Page:Men of the Time, eleventh edition.djvu/248

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CJETEWAYO.

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menced the excavations which have made him famous. Among the ruins of a temple in the neighbotir- hood he dug up a bronze vase con- taining some 600 coins of the time of Philip and Alexander of Macedon, and the Ptolemies. Subsequently he took a summer residence at Bali, twenty miles from Lamaca, occupy- ing the site of the ancient Idalium^ once noted for the temple of the Cypriote Venus. Here he opened more than 15,000 tombs, and secured many objects of interest. He was still more successful at Golgoi, in the immediate neighbourhood, where he discovered the buried foundation of the ancient temple of Venus, and exhumed nearly 1000 statues and statuettes, mosUy in a fl^ood state of preservation. In 1870 nis collection was examined by an agent for the Imperial Museum at St. Petersburg, who estimated the whole number of objects at about 18,000. The Emperor Napoleon at this time made a liberal offer for the collection, which he proposed to pre- sent to the Imperial Museum of the Louvre ; but before Cesnola's letter of acceptance reached Paris, the Em- peror was a prisoner. Inl872hesent the whole collection to London for sale. The vessel by which the coins were sent was burnt at sea, and they were lost. The collection was exa- mined by experts from the British Museum, who fully recognised its value ; but there were no funds im- mediately available for its purchase. A few American gentlemen sub- scribed the sum required (more than jB15,000), and thus secured it for the projected Metropolitan Museum of Art in New York. Ceenola devoted the proceeds of this sale to further researches, in the course of which he traversed almost every square league of the island of Cyprus, ffis most important "find" was on the deserted site of the an- cient Curium. Here he found the most considerable ruins yet dis- covered on the island. In the course of his excavations he dis-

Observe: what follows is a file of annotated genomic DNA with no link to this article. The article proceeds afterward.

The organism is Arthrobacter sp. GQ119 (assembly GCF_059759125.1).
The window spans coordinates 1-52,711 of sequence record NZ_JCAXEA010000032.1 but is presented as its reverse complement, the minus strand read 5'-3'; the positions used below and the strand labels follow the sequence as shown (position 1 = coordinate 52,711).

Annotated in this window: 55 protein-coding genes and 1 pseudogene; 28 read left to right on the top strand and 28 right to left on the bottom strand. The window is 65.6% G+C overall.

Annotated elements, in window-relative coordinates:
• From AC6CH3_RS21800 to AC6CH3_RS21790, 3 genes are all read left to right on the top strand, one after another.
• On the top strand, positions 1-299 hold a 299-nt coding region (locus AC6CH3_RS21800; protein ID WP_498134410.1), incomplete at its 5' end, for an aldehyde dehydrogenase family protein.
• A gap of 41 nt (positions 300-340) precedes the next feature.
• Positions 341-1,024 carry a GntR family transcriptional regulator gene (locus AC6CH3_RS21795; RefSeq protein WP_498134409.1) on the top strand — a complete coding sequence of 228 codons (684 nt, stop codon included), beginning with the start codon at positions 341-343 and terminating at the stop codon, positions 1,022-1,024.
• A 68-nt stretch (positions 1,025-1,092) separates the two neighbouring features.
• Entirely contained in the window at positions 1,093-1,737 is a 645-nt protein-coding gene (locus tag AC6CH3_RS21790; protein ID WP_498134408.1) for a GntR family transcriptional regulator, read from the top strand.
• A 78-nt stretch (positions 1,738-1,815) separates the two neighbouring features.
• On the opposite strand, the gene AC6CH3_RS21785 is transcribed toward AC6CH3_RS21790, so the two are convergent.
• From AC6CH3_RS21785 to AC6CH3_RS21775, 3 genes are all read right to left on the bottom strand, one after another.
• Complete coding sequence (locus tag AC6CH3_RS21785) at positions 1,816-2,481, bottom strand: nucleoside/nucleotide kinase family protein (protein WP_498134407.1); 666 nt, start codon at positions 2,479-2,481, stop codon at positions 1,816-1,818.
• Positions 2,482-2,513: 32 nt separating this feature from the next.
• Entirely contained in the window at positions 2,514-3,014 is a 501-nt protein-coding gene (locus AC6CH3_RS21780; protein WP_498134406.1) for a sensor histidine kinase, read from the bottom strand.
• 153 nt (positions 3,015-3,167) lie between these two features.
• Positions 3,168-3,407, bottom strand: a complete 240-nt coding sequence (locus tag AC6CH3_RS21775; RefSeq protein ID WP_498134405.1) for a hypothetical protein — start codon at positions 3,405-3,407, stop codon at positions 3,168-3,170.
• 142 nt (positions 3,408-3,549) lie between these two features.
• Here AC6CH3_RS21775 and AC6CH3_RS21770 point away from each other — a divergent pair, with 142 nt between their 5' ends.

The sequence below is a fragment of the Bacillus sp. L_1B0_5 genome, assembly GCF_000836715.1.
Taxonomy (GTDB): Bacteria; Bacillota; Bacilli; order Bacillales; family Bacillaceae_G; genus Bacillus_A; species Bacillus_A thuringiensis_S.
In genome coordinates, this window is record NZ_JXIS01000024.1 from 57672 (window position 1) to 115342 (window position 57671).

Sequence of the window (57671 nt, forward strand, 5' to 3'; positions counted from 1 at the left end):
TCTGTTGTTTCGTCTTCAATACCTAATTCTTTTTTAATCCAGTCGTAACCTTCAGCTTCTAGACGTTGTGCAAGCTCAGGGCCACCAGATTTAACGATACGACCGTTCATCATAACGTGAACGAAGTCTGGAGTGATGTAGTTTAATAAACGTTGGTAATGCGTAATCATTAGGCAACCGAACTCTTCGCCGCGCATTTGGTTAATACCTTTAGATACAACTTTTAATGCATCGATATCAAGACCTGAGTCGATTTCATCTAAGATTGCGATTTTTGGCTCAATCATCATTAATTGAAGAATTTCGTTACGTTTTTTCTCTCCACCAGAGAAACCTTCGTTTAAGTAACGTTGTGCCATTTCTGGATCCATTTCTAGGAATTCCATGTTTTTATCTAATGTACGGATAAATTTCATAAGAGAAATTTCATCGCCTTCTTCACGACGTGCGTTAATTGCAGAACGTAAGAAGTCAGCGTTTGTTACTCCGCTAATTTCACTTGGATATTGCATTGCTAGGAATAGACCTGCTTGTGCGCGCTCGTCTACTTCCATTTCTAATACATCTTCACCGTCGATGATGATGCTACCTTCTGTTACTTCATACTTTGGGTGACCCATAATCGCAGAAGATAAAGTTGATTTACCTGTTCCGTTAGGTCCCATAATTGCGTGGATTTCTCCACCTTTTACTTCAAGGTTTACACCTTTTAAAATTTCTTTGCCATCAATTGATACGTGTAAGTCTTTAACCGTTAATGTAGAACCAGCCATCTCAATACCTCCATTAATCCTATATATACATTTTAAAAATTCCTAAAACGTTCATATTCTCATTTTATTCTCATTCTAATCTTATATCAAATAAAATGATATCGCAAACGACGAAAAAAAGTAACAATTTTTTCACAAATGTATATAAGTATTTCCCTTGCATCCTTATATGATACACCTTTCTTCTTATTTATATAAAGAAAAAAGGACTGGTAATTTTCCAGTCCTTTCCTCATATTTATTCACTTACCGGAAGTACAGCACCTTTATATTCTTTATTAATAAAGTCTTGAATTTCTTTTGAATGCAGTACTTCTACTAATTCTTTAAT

covered four subterranean cham- bers, in which were found a large number of ornaments of gold, armlets, necklaces, bracelets, pre- cious stones, rings, and eng^ved gems of the most exquisite work- manship, and which, taken together, form a complete history of the glyptic art from the earliest times to the period of its highest perfec- tion. The "Curium Treasures** have also been purchased for the New York Metropolitan Museum of Art, of which in 1879 he was made Director. The entire Cesnola Collection, the exhumation of which occupied nearly ten years, comprises nearly 40,000 distinct objects, nearly aU of them unique, and many of them of the highest archsBological and ethnological value. General Cesnola has published a narrative of his operations, under the title " Cyprus : its Ancient Cities, Tombs, and Temples," 1878.

CETEWAYO, King of Zululand, is a son of King Umpanda, who long reigned over that country. In 1856 six of King Umpanda's sons were slain in a battle with Cete- wayo, waged with them for the purpose of furthering his own ambitious purposes. Cetewayo overcame his brother Umbulazi, and virtually King Umpanda was superseded in favour of his vic- torious son. In 1859 a sort of coaUtion was patohed up. King Umpanda was declared to be too old to work or fight, but not too old to think ; so that Cetewayo was taken in to share the duties of royalty, the father being termed the head and the son the feet of the nation. Umpanda died in 1873 . He had been tlurty-five years on the Zulu throne, and during his rei^ peace had been oonstently maintained with the English. After the term of mourning prescribed by Zulu etiquette for the death of his father, tiie coronation and instal- lation of Cetewayo, who had prac- tically assumed the government of Zululand since 1857> took place in